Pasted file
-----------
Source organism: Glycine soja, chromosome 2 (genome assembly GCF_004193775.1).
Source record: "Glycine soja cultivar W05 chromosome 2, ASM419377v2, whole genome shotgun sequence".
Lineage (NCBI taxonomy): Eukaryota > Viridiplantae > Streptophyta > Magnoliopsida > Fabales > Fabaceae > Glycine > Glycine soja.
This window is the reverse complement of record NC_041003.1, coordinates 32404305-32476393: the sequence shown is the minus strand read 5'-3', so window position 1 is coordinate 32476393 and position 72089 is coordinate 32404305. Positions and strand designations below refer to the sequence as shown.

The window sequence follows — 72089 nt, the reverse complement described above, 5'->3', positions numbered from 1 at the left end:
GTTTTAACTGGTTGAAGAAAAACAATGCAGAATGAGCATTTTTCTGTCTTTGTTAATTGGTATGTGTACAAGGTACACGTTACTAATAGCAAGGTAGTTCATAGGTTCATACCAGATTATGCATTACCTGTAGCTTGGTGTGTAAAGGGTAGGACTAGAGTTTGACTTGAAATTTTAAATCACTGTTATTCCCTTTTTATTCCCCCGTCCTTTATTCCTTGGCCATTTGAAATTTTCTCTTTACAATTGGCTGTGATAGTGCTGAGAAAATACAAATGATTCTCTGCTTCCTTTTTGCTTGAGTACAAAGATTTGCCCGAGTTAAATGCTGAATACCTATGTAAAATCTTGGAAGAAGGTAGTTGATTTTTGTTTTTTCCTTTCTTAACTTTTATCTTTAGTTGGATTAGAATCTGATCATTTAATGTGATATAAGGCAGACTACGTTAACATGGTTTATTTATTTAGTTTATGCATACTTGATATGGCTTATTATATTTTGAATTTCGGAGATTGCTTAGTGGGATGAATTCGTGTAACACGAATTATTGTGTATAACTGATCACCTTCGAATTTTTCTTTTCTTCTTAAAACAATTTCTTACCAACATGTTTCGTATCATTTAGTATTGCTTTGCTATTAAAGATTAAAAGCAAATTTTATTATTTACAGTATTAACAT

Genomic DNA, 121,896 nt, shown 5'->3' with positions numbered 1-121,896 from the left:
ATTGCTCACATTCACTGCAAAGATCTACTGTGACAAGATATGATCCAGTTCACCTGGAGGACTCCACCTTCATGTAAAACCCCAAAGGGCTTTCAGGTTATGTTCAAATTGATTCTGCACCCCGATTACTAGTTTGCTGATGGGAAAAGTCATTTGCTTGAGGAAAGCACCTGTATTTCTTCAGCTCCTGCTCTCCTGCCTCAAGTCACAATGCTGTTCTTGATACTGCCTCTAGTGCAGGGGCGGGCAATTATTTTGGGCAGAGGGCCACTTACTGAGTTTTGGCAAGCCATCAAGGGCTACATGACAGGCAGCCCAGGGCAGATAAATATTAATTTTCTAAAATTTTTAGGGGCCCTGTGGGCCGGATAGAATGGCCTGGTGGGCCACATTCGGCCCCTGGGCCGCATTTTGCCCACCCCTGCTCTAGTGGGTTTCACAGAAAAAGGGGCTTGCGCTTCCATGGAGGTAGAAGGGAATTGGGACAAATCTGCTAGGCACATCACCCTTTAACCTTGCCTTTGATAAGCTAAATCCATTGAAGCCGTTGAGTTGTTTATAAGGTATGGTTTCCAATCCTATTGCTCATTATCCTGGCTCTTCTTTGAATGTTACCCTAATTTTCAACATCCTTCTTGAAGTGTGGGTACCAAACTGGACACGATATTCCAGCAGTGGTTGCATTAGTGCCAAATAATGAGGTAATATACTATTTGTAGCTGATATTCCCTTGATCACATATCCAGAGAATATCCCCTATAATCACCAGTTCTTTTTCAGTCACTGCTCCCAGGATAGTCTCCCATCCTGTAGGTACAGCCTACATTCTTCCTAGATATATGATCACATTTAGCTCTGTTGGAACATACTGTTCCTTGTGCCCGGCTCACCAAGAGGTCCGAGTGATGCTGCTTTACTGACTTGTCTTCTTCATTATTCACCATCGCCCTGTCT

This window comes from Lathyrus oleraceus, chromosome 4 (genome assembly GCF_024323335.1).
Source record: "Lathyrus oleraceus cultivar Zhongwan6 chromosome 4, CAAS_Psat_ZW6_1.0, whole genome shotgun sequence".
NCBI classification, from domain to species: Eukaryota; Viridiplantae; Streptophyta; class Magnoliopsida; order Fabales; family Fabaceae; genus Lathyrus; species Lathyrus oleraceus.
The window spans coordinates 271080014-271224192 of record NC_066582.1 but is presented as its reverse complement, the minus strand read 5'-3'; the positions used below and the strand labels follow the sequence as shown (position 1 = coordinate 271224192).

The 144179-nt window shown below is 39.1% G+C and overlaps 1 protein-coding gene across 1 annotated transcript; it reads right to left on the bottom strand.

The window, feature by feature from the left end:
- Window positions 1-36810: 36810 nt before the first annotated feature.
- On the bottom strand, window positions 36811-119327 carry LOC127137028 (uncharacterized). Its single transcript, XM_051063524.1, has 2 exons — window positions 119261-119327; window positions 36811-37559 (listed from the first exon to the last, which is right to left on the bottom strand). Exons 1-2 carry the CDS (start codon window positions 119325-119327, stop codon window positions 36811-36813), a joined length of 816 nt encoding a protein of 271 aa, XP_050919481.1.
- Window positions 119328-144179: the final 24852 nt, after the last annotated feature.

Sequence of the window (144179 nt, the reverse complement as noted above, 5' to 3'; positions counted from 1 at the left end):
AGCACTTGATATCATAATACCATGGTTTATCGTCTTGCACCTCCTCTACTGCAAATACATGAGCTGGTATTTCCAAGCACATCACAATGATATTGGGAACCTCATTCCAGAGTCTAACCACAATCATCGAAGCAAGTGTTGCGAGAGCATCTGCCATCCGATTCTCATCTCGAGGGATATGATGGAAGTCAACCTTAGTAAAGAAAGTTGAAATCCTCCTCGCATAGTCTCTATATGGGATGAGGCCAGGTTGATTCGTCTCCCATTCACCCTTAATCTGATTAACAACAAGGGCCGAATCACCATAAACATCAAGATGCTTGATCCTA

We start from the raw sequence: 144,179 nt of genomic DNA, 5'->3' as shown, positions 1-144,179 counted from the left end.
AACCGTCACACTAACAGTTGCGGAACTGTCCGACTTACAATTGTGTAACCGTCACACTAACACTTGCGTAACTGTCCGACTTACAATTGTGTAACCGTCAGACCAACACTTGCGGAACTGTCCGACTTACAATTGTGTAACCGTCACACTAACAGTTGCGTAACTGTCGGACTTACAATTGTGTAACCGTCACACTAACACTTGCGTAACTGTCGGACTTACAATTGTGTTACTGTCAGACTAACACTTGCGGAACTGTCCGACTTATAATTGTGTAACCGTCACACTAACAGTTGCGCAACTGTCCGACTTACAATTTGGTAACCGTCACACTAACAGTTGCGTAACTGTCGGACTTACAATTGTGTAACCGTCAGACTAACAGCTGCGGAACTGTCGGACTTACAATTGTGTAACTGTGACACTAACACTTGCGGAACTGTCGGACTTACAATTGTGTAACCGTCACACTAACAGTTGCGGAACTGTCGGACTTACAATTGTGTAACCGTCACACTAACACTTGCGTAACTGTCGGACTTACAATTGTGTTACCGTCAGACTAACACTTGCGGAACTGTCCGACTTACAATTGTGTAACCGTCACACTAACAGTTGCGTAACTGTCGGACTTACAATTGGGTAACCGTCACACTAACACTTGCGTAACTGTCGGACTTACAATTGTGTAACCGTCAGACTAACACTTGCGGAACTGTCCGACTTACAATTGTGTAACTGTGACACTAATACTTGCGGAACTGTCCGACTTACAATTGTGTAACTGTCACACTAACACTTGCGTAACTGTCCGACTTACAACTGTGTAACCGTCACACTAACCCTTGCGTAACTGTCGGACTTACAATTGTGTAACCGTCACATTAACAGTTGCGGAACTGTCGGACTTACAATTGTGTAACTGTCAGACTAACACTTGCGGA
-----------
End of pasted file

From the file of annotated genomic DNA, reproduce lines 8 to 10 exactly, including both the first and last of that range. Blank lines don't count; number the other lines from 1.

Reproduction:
ATTGCTCACATTCACTGCAAAGATCTACTGTGACAAGATATGATCCAGTTCACCTGGAGGACTCCACCTTCATGTAAAACCCCAAAGGGCTTTCAGGTTATGTTCAAATTGATTCTGCACCCCGATTACTAGTTTGCTGATGGGAAAAGTCATTTGCTTGAGGAAAGCACCTGTATTTCTTCAGCTCCTGCTCTCCTGCCTCAAGTCACAATGCTGTTCTTGATACTGCCTCTAGTGCAGGGGCGGGCAATTATTTTGGGCAGAGGGCCACTTACTGAGTTTTGGCAAGCCATCAAGGGCTACATGACAGGCAGCCCAGGGCAGATAAATATTAATTTTCTAAAATTTTTAGGGGCCCTGTGGGCCGGATAGAATGGCCTGGTGGGCCACATTCGGCCCCTGGGCCGCATTTTGCCCACCCCTGCTCTAGTGGGTTTCACAGAAAAAGGGGCTTGCGCTTCCATGGAGGTAGAAGGGAATTGGGACAAATCTGCTAGGCACATCACCCTTTAACCTTGCCTTTGATAAGCTAAATCCATTGAAGCCGTTGAGTTGTTTATAAGGTATGGTTTCCAATCCTATTGCTCATTATCCTGGCTCTTCTTTGAATGTTACCCTAATTTTCAACATCCTTCTTGAAGTGTGGGTACCAAACTGGACACGATATTCCAGCAGTGGTTGCATTAGTGCCAAATAATGAGGTAATATACTATTTGTAGCTGATATTCCCTTGATCACATATCCAGAGAATATCCCCTATAATCACCAGTTCTTTTTCAGTCACTGCTCCCAGGATAGTCTCCCATCCTGTAGGTACAGCCTACATTCTTCCTAGATATATGATCACATTTAGCTCTGTTGGAACATACTGTTCCTTGTGCCCGGCTCACCAAGAGGTCCGAGTGATGCTGCTTTACTGACTTGTCTTCTTCATTATTCACCATCGCCCTGTCT

This window comes from Lathyrus oleraceus, chromosome 4 (genome assembly GCF_024323335.1).
Source record: "Lathyrus oleraceus cultivar Zhongwan6 chromosome 4, CAAS_Psat_ZW6_1.0, whole genome shotgun sequence".